Check Point vs. Palo Alto - Enterprise Cybersecurity Top Contenders
Comparing the two leading cybersecurity platforms - Check Point and Palo Alto, to help you decide on the right cybersecurity solution to get.
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Two of the leading cybersecurity platforms are Check Point and Palo Alto. Many tend to think that these top contenders are largely the same, so choosing any of the two wouldn’t be a bad idea. However, there are a few details that can spell major differences.
To arrive at a better cybersecurity platform choice, it certainly helps to get acquainted with this duo of options better. Presented below are some of the most important points you need to know as you decide on the right cybersecurity solution to get.
This comparison aims to help you decide better by exploring the following factors:
- Security features
- Management functions
- Ease of use and efficiency
Before going into the details, here’s an introduction of the two.
Overview of Check Point Software Technologies
An American-Israeli multinational company, Check Point Software specializes in cybersecurity software products for various purposes including network, endpoint, cloud, mobile, and data security. It also offers security management products.
Check Point started in 1993 offering a firewall product, which was unimaginatively called FireWall-1. The underlying technology of which became the company’s core technology. Eventually, Check Point developed one of the world’s first VPN products named VPN-1 and went on to create several security solutions for different purposes.
Today, Check Point Software’s host of cybersecurity offerings include network security, software-defined protection, public and private cloud security, zero trust remote access, data security, IoT security, virtual systems, mobile security, endpoint security, document security, and cloud protection products. As the company expanded, it also acquired some of the well-known cybersecurity brands including Zone Labs, Nokia Security Appliances, Dynasec, Hyperwise, and Odo Security.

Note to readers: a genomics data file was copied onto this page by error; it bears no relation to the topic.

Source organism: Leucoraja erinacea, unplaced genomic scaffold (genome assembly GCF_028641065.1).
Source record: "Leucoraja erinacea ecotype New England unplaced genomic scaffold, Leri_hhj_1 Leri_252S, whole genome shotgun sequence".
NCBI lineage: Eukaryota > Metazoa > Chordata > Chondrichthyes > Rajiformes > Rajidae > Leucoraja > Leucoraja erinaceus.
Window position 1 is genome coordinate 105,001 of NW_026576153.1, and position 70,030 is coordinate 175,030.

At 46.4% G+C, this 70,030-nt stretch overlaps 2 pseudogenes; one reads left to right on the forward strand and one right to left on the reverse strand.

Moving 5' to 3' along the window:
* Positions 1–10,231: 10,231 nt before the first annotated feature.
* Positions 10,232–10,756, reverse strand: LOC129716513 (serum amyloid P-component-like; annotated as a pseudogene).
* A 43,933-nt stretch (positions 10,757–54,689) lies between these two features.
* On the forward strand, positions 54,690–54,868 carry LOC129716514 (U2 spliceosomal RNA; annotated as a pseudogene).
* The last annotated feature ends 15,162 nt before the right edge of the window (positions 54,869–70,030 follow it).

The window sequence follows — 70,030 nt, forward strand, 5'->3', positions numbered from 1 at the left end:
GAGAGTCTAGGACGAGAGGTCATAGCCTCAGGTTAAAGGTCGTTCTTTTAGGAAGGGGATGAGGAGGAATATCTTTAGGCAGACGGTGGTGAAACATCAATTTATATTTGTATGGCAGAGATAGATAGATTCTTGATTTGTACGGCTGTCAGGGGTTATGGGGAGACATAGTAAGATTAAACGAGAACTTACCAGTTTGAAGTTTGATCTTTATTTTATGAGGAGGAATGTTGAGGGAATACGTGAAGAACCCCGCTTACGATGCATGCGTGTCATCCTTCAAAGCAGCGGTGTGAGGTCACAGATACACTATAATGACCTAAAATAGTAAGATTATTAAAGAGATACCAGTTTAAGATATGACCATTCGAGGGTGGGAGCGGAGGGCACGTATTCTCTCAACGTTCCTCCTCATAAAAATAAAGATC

Overview of Palo Alto Networks
Palo Alto Networks Inc. is a cybersecurity firm based in California. Founded in 2005, this American multinational company now serves tens of hundreds of clients in more than 150 countries. It was once included in the Forbes Digital 100 (8th in 2018) and Fortune 100 (85th in 2018) lists.
Palo Alto’s products are not that different from what Check Point offers. It started with an advanced enterprise firewall product but is now offering a long list of enterprise solutions. These include next-generation firewalls, a network security control center, advanced endpoint protection systems, a cloud-based threat analysis service, and a range of cloud storage and analysis products.
The company also operates a threat intelligence and security consulting team called Unit 42. Consisting of cyber threat researchers and security tech experts, the team gathers and analyzes cybersecurity to discover and help prevent new threats such as malicious software and new attack schemes of bad actors from different parts of the world.
Palo Alto also acquired a number of firms as it bolstered its expertise and product offerings. The company bought Morta Security, Cyvera, CirroSecure, LightCyber, Evident.io, Secdo, RedLock, CloudGenix, Expanse, and a number of other cybersecurity-related companies over the past decade.
Comparing the Main Offerings
For this comparison, the focus will be on the two companies’ next-generation firewalls (NGFW). As mentioned, they offer a multitude of solutions, but their common main products are the next-gen firewalls.
Check Point Offering Breakdown
Check Point offers an NGFW that it describes as “designed for SandBlast’s zero-day protection.” This provides the ability to prevent fifth-generation cyber-attacks through dozens of innovative security services. It uses the proprietary Quantum Security Gateway, which is based on Infinity Architecture, that is rated to be capable of handling up to 1.5Tbps of threats. The use of this architecture also provides the benefit of on-demand scalability.
Check Point’s Next-gen Firewall (NGFW) Notable Features:
- Unified threat management
- Uninterrupted in-line configuration
- The integrated signature-based IPS engine
- Network address translation (NAT)
- Serial peripheral interface (SPI)
- Virtual private network (VPN)
- App awareness
- SSL decryption
- Full-stack visibility
- Machine identity awareness that enables integration with Active Directory
Palo Alto Offering Breakdown
Palo Alto’s next-gen firewall offering is certainly no slacker. It is notable for providing granular control over traffic. It is also designed for zero-trust network security and claims to be the world's first machine learning-powered NGFW. The company promises security without compromise and high performance with a lower total cost of ownership.
Palo Alto’s Next-generation Firewall (NGFW) Notable Features:
- Application-based policy enforcement (App-ID)
- User identification (User-ID) for easier admin configuration and firewall policy enforcement
- Threat-prevention services
- URL filtering
- Network versatility and speed to suit any network or environment